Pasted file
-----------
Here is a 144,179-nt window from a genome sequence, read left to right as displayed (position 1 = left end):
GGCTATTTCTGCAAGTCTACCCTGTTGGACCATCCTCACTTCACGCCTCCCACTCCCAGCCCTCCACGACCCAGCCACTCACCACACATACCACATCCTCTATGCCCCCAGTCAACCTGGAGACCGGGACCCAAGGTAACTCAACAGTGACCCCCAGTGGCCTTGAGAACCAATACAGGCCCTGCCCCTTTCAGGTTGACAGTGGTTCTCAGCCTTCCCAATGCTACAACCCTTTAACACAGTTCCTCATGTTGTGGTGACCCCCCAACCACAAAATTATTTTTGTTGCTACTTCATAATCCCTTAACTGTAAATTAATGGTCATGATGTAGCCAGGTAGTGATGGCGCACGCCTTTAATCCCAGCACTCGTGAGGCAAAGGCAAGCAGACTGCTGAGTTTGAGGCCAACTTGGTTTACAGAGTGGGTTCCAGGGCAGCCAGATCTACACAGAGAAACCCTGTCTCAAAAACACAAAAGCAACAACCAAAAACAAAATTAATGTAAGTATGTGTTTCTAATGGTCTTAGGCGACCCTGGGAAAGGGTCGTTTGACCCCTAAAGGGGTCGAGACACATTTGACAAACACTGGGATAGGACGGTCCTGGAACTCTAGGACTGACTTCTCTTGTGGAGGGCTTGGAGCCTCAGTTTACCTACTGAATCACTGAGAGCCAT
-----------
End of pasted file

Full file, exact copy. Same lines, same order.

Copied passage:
Here is a 144,179-nt window from a genome sequence, read left to right as displayed (position 1 = left end):
GGCTATTTCTGCAAGTCTACCCTGTTGGACCATCCTCACTTCACGCCTCCCACTCCCAGCCCTCCACGACCCAGCCACTCACCACACATACCACATCCTCTATGCCCCCAGTCAACCTGGAGACCGGGACCCAAGGTAACTCAACAGTGACCCCCAGTGGCCTTGAGAACCAATACAGGCCCTGCCCCTTTCAGGTTGACAGTGGTTCTCAGCCTTCCCAATGCTACAACCCTTTAACACAGTTCCTCATGTTGTGGTGACCCCCCAACCACAAAATTATTTTTGTTGCTACTTCATAATCCCTTAACTGTAAATTAATGGTCATGATGTAGCCAGGTAGTGATGGCGCACGCCTTTAATCCCAGCACTCGTGAGGCAAAGGCAAGCAGACTGCTGAGTTTGAGGCCAACTTGGTTTACAGAGTGGGTTCCAGGGCAGCCAGATCTACACAGAGAAACCCTGTCTCAAAAACACAAAAGCAACAACCAAAAACAAAATTAATGTAAGTATGTGTTTCTAATGGTCTTAGGCGACCCTGGGAAAGGGTCGTTTGACCCCTAAAGGGGTCGAGACACATTTGACAAACACTGGGATAGGACGGTCCTGGAACTCTAGGACTGACTTCTCTTGTGGAGGGCTTGGAGCCTCAGTTTACCTACTGAATCACTGAGAGCCAT